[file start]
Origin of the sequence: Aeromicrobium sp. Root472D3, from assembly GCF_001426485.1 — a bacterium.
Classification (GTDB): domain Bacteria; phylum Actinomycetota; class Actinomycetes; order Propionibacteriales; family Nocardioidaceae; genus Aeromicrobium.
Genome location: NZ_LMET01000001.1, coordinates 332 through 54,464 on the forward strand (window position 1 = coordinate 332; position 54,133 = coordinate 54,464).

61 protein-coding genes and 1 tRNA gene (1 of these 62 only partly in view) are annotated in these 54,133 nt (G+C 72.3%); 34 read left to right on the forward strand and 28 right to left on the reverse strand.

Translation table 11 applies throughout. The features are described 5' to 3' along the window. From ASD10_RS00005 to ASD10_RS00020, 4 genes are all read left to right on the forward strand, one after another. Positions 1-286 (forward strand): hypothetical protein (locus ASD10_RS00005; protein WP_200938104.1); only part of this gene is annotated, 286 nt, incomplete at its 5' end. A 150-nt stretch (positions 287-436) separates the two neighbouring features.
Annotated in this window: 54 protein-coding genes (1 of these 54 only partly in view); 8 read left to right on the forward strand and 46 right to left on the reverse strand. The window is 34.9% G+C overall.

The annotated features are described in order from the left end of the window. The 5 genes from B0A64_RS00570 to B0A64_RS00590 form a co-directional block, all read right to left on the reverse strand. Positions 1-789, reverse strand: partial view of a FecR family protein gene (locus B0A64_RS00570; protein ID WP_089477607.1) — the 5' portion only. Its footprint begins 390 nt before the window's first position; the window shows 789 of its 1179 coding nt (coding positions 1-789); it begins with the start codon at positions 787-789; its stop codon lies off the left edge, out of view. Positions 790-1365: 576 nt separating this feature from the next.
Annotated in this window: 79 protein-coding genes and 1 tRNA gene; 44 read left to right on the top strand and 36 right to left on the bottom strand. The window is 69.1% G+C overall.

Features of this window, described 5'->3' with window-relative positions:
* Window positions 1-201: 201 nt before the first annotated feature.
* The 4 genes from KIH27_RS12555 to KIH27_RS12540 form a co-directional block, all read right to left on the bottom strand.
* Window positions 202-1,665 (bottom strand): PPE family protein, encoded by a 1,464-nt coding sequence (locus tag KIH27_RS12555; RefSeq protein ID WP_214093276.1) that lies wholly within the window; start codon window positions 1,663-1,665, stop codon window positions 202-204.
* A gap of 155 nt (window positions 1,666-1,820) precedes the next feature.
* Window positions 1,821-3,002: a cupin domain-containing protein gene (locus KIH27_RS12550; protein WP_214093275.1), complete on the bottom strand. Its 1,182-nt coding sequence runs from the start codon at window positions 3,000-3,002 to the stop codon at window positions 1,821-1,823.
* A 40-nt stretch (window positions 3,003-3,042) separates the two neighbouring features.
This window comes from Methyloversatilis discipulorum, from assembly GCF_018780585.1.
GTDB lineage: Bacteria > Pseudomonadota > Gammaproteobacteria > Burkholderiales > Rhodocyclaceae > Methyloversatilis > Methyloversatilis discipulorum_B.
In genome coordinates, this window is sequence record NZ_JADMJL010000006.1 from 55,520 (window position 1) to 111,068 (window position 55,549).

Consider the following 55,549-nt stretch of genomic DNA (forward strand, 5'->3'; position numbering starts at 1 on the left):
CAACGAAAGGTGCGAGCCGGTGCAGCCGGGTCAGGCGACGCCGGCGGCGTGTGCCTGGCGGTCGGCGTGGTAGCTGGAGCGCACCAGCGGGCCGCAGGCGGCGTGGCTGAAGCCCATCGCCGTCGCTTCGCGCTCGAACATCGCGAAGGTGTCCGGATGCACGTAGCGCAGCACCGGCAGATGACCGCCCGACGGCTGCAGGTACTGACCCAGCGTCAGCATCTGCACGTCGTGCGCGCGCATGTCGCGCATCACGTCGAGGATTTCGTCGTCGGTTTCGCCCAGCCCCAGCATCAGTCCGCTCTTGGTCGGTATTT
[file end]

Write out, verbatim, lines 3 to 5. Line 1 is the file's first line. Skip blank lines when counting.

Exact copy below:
Genome location: NZ_LMET01000001.1, coordinates 332 through 54,464 on the forward strand (window position 1 = coordinate 332; position 54,133 = coordinate 54,464).

61 protein-coding genes and 1 tRNA gene (1 of these 62 only partly in view) are annotated in these 54,133 nt (G+C 72.3%); 34 read left to right on the forward strand and 28 right to left on the reverse strand.

Translation table 11 applies throughout. The features are described 5' to 3' along the window. From ASD10_RS00005 to ASD10_RS00020, 4 genes are all read left to right on the forward strand, one after another. Positions 1-286 (forward strand): hypothetical protein (locus ASD10_RS00005; protein WP_200938104.1); only part of this gene is annotated, 286 nt, incomplete at its 5' end. A 150-nt stretch (positions 287-436) separates the two neighbouring features.